One of the problems with teaching kids about the Bible is that the stories, by necessity, become even more simplified. Noah’s Ark, for example, becomes cartoonishly tiny, with carnivorous animals getting along perfectly well with all the other ones. But you would think people who write the lessons for Vacation Bible School, which many kids take over the summer, would know how to navigate all this.
Not so with a company called Group, which produced a 2019 curriculum called “Roar,” meant to be an “epic African adventure.” According to some of the church leaders who have used it, the materials are full of racial and cultural stereotypes.
Among the complaints:
- Students are told to role-play as “hopeless” slaves while someone else playing a “mean Egyptian guard” yells out things like, “What are you doing? Don’t you slaves know anything?… You’re the most hopeless slaves I ever saw… Maybe the next batch of slaves will be better.” The point of the lesson? To teach kids how “unfair” life was for those slave. Not dehumanizing and inhumane, but “unfair.” Because slavery is just like when your sibling gets a slightly larger piece of pie for dessert.
- They learn how to produce “clicks” with their tongues so they can speak a native African language… as if that’s all there is to it. (“Introduce yourself… with your new ‘click language’ name.”)
- They’re shown a video of the Maasai warriors jumping up and down (out of context) and told to imitate them so that “their feet make the sound of a crazy stampede.” The word “Maasai” is misspelled in the text.
- After completing the lesson, kids are told, “You’ve been able to see some of the people in Africa and the amazingly wild things they do!” Wild. Africans are wild.
- Africa, in at least one instance, is referred to as a “country.”
One mistake might be forgivable. But this many egregious ones? Does everyone who works at Group lack cultural sensitivity? Didn’t anyone realize there might be problems? How did no one catch these things?!
Oh. Yes. This might explain it.
— Shannon Dingle (@ShannonDingle) June 7, 2019
The responses from some VBS teachers has been all kinds of frustration. They’re urging their colleagues to rewrite the lessons as much as possible — or avoid them altogether. But the teachers don’t always get a say in what they’re teaching, and they can’t get a refund if they’ve already gone through some of the lessons.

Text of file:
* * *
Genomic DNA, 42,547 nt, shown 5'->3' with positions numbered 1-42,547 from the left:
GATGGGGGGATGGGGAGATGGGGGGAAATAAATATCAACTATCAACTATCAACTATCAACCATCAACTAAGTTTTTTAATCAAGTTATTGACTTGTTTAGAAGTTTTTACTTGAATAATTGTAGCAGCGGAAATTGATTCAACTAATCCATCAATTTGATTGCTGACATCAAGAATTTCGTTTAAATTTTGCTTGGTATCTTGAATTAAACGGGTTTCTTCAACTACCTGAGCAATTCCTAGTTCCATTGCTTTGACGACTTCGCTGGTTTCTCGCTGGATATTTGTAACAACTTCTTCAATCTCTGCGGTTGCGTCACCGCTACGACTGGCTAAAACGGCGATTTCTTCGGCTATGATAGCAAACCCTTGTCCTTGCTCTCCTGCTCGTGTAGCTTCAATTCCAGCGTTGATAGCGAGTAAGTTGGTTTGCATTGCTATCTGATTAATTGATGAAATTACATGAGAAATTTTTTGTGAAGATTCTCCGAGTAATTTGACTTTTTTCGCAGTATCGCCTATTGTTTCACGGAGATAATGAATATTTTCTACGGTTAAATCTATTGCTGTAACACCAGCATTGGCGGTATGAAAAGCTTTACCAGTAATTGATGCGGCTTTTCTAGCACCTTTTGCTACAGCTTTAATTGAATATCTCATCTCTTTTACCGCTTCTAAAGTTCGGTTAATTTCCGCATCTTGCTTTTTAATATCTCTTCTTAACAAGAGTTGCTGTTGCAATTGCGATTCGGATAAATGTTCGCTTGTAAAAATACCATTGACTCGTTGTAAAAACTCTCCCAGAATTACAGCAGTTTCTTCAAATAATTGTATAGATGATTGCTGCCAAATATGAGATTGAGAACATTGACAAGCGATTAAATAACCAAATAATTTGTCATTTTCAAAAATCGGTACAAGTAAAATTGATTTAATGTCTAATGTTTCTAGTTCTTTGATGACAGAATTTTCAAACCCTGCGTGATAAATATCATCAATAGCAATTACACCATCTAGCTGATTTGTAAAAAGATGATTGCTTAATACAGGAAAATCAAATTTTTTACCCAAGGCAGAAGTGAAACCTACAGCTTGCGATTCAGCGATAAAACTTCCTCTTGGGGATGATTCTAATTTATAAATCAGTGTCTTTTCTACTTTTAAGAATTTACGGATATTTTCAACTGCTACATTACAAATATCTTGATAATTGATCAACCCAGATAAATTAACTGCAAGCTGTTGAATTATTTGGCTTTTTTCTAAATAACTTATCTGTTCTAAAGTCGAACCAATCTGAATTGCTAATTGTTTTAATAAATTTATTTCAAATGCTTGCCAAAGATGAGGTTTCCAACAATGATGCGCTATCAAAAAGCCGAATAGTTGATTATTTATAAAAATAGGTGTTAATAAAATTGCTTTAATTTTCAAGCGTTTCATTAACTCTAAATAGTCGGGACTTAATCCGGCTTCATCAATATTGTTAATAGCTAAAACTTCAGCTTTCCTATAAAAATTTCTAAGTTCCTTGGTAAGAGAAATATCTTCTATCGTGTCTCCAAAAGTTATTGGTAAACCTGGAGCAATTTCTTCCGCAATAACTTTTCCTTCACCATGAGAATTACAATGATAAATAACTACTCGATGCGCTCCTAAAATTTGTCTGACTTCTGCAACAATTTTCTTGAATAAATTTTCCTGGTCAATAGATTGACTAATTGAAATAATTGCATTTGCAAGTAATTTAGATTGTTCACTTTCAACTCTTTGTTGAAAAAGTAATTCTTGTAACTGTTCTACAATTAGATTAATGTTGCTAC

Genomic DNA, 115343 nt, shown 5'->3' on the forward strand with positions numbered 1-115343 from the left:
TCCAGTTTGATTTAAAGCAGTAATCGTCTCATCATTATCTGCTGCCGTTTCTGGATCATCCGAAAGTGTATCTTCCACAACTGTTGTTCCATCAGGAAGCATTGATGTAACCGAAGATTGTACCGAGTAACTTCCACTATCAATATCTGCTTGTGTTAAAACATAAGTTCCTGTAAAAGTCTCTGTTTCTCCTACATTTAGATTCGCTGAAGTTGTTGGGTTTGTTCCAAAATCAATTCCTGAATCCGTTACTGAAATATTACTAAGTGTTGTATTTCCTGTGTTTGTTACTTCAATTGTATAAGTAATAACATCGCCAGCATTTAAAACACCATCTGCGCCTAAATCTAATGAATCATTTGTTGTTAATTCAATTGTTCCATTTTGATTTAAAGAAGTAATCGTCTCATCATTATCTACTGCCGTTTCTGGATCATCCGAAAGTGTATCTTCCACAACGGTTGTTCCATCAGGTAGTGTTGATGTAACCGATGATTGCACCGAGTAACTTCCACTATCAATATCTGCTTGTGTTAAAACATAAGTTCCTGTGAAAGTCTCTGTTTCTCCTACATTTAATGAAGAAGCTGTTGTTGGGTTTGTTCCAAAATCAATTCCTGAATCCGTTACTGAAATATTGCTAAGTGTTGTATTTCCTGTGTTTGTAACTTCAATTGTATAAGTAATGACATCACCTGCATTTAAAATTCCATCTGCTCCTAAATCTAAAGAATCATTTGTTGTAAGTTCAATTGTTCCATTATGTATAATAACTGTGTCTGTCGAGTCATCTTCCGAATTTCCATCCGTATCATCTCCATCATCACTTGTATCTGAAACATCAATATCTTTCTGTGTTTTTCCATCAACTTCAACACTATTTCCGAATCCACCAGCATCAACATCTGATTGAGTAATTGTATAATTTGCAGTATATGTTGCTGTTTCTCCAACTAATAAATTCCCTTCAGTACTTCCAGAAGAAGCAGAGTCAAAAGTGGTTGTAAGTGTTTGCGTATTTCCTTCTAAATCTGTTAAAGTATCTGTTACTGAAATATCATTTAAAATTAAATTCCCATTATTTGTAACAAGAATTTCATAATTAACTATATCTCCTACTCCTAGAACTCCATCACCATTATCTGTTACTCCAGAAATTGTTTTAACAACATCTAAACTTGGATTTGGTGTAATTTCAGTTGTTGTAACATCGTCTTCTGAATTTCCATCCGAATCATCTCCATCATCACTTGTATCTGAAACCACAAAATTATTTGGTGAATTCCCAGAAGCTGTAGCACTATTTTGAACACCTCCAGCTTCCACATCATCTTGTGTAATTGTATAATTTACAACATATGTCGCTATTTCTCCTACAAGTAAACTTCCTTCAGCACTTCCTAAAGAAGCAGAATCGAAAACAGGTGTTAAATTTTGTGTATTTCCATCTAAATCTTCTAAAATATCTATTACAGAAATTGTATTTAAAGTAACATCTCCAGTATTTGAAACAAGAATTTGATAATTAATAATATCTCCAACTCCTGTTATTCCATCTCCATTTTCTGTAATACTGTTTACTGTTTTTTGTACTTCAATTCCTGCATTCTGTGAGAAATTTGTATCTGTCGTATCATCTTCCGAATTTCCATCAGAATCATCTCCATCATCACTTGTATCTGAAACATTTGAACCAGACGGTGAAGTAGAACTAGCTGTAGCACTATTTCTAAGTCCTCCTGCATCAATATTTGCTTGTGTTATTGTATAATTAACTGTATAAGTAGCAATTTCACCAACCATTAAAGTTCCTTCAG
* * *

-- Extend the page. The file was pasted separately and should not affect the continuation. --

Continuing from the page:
Over the weekend, Group published a response to the backlash. It’s certainly not an apology.
— Group VBS (@GroupVBS) June 8, 2019
Maybe the most revealing aspect of that non-pology is the section about the “click language” complaints:
… This was included as a way of sharing a unique, surprising, and completely different language form with kids. We really have nothing like it in North America, and it’s cool!… When we learn a new language we need to practice it. For example, when children learn Spanish, they practice rolling their “r’s.”
But teaching them “clicks” is the equivalent of only teaching them how to roll their “r’s” and saying, “There you go! Now you know Spanish!” The kids are never told that clicks are only a part of the language of Xhosa… or even what Xhosa is. It’s just “an African language.” It’s just “cool.” (By the way, there are hundreds if not thousands of African languages.)
Somehow, Group took a book that should never be taught to children and created a whole new list of reasons it shouldn’t be taught to children. Instead of teaching those kids moral lessons from Jesus, they offered a one-dimensional view of African people (click click, jump jump, wild wild) then doubled down on everything after being criticized.
That ought to be the takeaway for the children in these Bible classes: “Don’t work for a company like Group. You can do better than that.”
At least then they would be learning something useful.
(Thanks to Kelly for the link)